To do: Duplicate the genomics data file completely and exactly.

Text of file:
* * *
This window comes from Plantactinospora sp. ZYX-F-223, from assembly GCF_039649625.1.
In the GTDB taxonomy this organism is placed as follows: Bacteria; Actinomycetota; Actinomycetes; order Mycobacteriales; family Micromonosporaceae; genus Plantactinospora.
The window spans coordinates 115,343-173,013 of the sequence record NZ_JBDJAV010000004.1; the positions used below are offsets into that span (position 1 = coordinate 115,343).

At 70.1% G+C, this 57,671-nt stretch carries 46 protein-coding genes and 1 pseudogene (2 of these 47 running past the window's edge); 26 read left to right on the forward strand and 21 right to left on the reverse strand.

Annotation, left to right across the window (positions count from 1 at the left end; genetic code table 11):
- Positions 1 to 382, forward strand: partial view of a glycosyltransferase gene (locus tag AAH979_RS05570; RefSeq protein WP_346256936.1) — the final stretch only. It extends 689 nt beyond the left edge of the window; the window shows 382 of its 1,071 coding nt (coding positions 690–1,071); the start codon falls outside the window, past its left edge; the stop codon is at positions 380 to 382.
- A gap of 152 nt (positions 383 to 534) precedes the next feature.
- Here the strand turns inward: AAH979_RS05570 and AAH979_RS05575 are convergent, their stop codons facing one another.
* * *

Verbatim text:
This window comes from Plantactinospora sp. ZYX-F-223, from assembly GCF_039649625.1.
In the GTDB taxonomy this organism is placed as follows: Bacteria; Actinomycetota; Actinomycetes; order Mycobacteriales; family Micromonosporaceae; genus Plantactinospora.
The window spans coordinates 115,343-173,013 of the sequence record NZ_JBDJAV010000004.1; the positions used below are offsets into that span (position 1 = coordinate 115,343).

At 70.1% G+C, this 57,671-nt stretch carries 46 protein-coding genes and 1 pseudogene (2 of these 47 running past the window's edge); 26 read left to right on the forward strand and 21 right to left on the reverse strand.

Annotation, left to right across the window (positions count from 1 at the left end; genetic code table 11):
- Positions 1 to 382, forward strand: partial view of a glycosyltransferase gene (locus tag AAH979_RS05570; RefSeq protein WP_346256936.1) — the final stretch only. It extends 689 nt beyond the left edge of the window; the window shows 382 of its 1,071 coding nt (coding positions 690–1,071); the start codon falls outside the window, past its left edge; the stop codon is at positions 380 to 382.
- A gap of 152 nt (positions 383 to 534) precedes the next feature.
- Here the strand turns inward: AAH979_RS05570 and AAH979_RS05575 are convergent, their stop codons facing one another.